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  35. (Book Review) Ontological Independence as the Mark of the Real[REVIEW]Mark Colyvan - 2005 - Philosophia Mathematica 13 (2):216-225.
  36.  70
    The Asymmetry Between Apology and Forgiveness.Marguerite La Caze - 2006 - Contemporary Political Theory 5 (4):447-468.
    Government refusals to apologise for past wrongful practices such as slavery or the removal of indigenous children from their parents seem evidently unjust. It is surprising, then, (...)
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  37.  42
    The Politics of Mercy, Forgiveness and Love: A Nietzschean Appraisal.Michael Ure - 2007 - South African Journal of Philosophy 26 (1):55-68.
    This paper critically examines Hannah Arendt's claim that we should conceive forgiveness as a specifically political or worldly virtue. According to Arendt, the virtue of forgiveness (...)is necessary if we are to halt the reactive rancour that always threatens to destroy the space of politics. This paper suggests that in building her case for the politics of forgiveness Arendt confusingly intermingles three conceptual threads - mercy, Christian forgiveness and forgiveness driven by eros. Drawing on Nietzsche's scattered analyses of these threads, it argues that all three of these modalities of forgiveness jeopardize rather than restore the circuits of mutual recognition that are integral to democratic communities. Nietzsche shows that these shadings of unconditional or unilateral forgiveness do not necessarily arise from a will to live together, as Arendt assumes, but are anchored in and oriented by our need to console ourselves for the narcissistic wounding we inevitably suffer in the struggle for recognition. (shrink)
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  38.  34
    Ethical Concerns in the Community About Technologies to Extend Human Life Span.Brad Partridge, Mair Underwood, Jayne Lucke, Helen Bartlett & Wayne Hall - 2009 - American Journal of Bioethics 9 (12):68-76.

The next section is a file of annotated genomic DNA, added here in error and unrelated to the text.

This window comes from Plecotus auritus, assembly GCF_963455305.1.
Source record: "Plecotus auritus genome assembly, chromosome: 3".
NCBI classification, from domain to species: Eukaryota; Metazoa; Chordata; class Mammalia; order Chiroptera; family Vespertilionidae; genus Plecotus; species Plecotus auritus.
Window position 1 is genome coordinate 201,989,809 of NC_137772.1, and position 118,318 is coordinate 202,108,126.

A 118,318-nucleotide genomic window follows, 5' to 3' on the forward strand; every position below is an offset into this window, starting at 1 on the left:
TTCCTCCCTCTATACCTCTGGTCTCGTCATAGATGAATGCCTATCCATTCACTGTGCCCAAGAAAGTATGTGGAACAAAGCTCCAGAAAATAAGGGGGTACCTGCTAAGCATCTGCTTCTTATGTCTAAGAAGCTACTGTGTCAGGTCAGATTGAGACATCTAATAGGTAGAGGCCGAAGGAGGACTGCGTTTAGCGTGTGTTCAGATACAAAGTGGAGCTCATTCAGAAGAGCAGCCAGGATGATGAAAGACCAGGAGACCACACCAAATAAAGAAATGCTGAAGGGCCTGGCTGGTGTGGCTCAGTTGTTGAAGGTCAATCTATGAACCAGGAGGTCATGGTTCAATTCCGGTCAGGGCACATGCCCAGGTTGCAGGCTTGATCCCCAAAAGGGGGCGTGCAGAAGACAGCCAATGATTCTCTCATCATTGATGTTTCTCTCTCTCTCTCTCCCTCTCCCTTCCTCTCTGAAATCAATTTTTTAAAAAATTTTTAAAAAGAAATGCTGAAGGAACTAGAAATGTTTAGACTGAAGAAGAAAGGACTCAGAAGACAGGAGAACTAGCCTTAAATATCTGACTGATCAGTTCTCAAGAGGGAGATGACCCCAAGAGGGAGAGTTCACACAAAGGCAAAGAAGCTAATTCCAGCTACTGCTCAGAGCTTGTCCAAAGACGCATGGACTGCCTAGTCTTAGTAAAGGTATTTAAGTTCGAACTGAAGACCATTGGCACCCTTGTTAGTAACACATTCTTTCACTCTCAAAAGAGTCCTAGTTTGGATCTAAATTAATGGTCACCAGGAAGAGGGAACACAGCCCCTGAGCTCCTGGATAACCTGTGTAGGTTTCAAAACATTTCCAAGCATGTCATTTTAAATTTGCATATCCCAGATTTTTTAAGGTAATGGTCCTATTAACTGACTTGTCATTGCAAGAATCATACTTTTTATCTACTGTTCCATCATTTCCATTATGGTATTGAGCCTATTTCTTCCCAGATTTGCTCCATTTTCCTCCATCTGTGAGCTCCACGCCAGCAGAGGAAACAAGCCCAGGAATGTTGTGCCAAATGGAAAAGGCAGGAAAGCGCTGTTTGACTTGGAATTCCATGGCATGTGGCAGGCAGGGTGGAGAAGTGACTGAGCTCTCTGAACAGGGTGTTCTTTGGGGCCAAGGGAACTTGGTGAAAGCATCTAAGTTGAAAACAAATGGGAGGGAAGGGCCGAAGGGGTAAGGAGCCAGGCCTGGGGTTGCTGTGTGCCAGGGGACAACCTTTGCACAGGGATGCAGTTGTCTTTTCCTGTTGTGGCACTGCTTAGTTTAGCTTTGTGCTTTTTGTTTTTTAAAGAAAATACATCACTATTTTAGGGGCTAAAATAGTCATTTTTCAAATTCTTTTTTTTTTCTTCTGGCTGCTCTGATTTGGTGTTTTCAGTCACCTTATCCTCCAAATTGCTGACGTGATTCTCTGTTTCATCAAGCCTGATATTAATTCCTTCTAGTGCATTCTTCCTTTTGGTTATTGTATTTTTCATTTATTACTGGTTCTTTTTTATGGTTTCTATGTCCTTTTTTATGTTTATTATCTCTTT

Debates about the ethical and social implications of research that aims to extend human longevity by intervening in the ageing process have paid little attention to the (...)
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  39.  25
    Measuring Consumers' Ethical Position in Austria, Britain, Brunei, Hong Kong and USA.C. C. Cui, V. Mitchell, B. Schlegelmilch & T. B. Cornwell - 2005 - Journal of Business Ethics 62 (1):57-71.
    Previous studies have found Forsyths Ethical Position Questionnaire (EPQ) to vary between countries, but none has made a systematic evaluation of its psychometric properties across consumers (...)from many countries. Using confirmatory factor analysis and multi-group LISREL analysis, this paper explores the factor structure of the EPQ and the measurement equivalence in five societies: Austria, Britain, Brunei, Hong Kong and USA. The results suggest that the modified scale, measuring idealism and relativism, was applicable in all five societies. Equivalence was found across Britain, Brunei and USA, but the original scale cannot be used validly. (shrink)
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  40.  43
    The Doctrine of Filial Piety: A Philosophical Analysis of the Concealment Case.Lijun Bi & Fred D’Agostino - 2004 - Journal of Chinese Philosophy 31 (4):451-467.